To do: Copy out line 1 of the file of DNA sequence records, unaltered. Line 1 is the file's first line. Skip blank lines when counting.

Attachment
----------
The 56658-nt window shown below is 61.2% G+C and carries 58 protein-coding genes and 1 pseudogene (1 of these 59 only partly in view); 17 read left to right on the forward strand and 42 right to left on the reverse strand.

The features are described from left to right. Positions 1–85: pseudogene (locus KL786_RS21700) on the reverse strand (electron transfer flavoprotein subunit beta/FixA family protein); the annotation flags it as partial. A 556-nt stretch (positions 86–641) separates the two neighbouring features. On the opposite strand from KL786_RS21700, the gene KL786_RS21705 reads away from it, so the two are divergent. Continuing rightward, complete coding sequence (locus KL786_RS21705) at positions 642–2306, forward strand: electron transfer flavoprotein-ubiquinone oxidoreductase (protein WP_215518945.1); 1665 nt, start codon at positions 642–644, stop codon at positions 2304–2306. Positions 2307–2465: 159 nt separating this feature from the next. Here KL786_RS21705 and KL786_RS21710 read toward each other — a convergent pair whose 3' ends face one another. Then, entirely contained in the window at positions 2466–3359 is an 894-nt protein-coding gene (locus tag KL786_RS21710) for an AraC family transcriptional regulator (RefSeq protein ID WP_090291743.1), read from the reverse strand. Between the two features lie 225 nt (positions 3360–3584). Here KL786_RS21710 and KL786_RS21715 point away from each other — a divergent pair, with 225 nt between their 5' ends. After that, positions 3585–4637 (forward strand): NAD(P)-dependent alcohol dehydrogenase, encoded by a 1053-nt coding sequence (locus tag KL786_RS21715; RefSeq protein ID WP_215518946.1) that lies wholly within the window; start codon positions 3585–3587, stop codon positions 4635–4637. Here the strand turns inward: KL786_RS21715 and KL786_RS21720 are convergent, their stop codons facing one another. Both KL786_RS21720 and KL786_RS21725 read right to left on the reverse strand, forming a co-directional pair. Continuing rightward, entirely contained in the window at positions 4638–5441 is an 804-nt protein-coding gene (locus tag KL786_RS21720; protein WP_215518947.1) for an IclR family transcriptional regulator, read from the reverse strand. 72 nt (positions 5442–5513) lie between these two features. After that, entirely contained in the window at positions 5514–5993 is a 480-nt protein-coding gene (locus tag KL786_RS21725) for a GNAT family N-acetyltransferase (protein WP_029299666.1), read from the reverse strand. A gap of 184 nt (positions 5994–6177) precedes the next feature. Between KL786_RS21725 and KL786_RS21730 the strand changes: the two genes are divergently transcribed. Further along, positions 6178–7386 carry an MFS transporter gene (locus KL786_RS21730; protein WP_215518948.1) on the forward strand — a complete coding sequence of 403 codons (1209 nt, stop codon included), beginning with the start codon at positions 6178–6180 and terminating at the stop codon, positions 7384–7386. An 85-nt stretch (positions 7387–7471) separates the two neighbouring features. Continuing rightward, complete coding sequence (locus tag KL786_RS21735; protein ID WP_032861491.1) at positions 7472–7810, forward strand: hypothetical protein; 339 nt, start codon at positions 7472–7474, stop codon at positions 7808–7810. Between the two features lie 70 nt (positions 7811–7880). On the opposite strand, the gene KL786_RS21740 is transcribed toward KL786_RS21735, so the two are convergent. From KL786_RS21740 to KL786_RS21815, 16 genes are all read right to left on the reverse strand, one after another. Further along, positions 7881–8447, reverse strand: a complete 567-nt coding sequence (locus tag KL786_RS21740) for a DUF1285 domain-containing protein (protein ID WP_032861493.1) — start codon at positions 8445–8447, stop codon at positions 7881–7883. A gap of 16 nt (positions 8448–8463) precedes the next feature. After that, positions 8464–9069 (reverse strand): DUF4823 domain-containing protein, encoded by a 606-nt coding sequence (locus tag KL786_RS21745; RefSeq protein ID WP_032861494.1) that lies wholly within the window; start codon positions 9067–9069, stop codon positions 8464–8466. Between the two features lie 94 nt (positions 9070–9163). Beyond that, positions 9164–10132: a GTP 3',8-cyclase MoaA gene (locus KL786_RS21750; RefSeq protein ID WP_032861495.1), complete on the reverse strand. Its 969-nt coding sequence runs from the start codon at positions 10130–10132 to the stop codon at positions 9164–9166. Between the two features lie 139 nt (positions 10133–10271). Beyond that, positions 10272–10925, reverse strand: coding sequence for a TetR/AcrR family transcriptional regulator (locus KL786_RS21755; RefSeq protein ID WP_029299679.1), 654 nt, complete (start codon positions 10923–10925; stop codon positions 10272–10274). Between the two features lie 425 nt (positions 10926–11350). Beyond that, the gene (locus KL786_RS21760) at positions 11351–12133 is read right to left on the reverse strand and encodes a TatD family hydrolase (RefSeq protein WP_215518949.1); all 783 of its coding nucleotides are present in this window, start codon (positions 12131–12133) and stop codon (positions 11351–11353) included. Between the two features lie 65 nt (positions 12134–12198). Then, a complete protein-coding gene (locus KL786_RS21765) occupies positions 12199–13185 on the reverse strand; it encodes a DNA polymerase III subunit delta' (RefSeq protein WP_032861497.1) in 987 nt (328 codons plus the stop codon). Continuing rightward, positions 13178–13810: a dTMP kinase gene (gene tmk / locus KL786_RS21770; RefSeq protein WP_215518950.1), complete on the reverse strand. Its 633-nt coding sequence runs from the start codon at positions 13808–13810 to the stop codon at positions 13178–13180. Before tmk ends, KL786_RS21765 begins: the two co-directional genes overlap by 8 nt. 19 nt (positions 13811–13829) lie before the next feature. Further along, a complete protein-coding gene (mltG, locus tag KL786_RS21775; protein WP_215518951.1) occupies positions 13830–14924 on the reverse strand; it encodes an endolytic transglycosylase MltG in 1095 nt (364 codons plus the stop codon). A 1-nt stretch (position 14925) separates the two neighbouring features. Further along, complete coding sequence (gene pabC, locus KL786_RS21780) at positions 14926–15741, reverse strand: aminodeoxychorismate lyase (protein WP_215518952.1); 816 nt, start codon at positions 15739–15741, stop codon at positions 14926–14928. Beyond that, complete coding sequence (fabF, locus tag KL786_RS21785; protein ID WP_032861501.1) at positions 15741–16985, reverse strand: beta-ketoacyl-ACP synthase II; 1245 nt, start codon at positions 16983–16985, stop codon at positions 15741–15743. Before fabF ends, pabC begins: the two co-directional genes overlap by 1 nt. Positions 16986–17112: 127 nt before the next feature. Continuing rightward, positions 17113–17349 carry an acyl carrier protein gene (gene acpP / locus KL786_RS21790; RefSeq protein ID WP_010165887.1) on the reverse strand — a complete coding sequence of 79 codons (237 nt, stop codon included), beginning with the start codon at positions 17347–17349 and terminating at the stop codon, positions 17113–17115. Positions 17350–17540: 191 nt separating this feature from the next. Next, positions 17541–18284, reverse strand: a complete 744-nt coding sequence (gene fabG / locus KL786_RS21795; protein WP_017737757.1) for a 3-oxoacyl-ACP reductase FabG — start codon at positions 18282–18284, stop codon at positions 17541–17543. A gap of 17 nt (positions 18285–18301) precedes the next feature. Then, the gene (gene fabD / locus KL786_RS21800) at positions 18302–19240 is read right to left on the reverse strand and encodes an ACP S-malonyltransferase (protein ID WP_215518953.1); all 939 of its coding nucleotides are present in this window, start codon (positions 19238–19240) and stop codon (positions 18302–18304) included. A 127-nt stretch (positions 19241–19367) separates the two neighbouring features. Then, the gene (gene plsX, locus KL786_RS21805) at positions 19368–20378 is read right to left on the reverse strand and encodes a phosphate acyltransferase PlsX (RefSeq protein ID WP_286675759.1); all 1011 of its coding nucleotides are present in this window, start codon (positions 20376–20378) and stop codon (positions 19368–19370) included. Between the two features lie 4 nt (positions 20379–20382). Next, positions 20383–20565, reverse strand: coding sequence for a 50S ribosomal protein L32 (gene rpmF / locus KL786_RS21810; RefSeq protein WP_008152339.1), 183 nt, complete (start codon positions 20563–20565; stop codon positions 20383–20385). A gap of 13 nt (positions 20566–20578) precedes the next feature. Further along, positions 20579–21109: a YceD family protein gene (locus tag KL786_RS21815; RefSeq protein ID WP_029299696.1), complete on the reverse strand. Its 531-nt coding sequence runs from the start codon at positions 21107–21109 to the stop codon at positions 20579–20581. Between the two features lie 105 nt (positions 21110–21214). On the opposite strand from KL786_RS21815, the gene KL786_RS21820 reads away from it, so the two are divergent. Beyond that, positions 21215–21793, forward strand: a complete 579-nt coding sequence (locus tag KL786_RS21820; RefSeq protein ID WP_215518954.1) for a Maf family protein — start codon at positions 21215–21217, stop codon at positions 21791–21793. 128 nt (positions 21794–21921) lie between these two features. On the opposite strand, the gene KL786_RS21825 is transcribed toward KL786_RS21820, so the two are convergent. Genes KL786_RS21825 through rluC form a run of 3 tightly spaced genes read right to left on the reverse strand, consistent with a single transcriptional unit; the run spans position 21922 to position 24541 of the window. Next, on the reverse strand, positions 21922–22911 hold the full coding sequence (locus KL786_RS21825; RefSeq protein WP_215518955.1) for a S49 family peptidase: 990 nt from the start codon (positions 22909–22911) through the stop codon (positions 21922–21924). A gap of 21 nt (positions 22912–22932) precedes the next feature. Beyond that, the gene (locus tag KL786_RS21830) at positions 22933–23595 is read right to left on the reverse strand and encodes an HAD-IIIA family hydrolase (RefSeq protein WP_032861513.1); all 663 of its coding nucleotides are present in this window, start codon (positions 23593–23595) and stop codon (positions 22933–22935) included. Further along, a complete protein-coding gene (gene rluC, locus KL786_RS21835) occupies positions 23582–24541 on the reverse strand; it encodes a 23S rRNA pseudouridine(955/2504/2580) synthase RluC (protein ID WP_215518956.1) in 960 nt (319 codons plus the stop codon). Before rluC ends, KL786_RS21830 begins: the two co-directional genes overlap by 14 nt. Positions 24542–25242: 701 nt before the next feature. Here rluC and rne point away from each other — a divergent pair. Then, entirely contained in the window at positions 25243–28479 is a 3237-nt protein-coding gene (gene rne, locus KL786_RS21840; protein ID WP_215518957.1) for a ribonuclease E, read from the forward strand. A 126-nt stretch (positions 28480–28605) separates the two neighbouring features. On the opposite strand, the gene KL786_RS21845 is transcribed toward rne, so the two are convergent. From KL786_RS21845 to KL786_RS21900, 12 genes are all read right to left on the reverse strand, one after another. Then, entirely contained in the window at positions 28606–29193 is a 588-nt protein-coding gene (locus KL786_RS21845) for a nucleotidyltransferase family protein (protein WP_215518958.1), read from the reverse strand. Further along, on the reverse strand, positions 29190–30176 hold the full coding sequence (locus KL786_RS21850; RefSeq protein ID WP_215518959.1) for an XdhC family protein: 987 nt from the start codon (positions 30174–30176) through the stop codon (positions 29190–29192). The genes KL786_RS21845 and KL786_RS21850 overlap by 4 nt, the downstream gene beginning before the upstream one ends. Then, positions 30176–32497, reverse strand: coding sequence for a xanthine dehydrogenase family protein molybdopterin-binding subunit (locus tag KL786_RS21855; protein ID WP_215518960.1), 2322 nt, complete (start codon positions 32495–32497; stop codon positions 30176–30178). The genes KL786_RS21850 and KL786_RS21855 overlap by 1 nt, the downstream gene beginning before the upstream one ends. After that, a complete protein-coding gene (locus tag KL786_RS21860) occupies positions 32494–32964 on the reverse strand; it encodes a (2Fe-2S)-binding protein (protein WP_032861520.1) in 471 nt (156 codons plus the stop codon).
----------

The 56658-nt window shown below is 61.2% G+C and carries 58 protein-coding genes and 1 pseudogene (1 of these 59 only partly in view); 17 read left to right on the forward strand and 42 right to left on the reverse strand.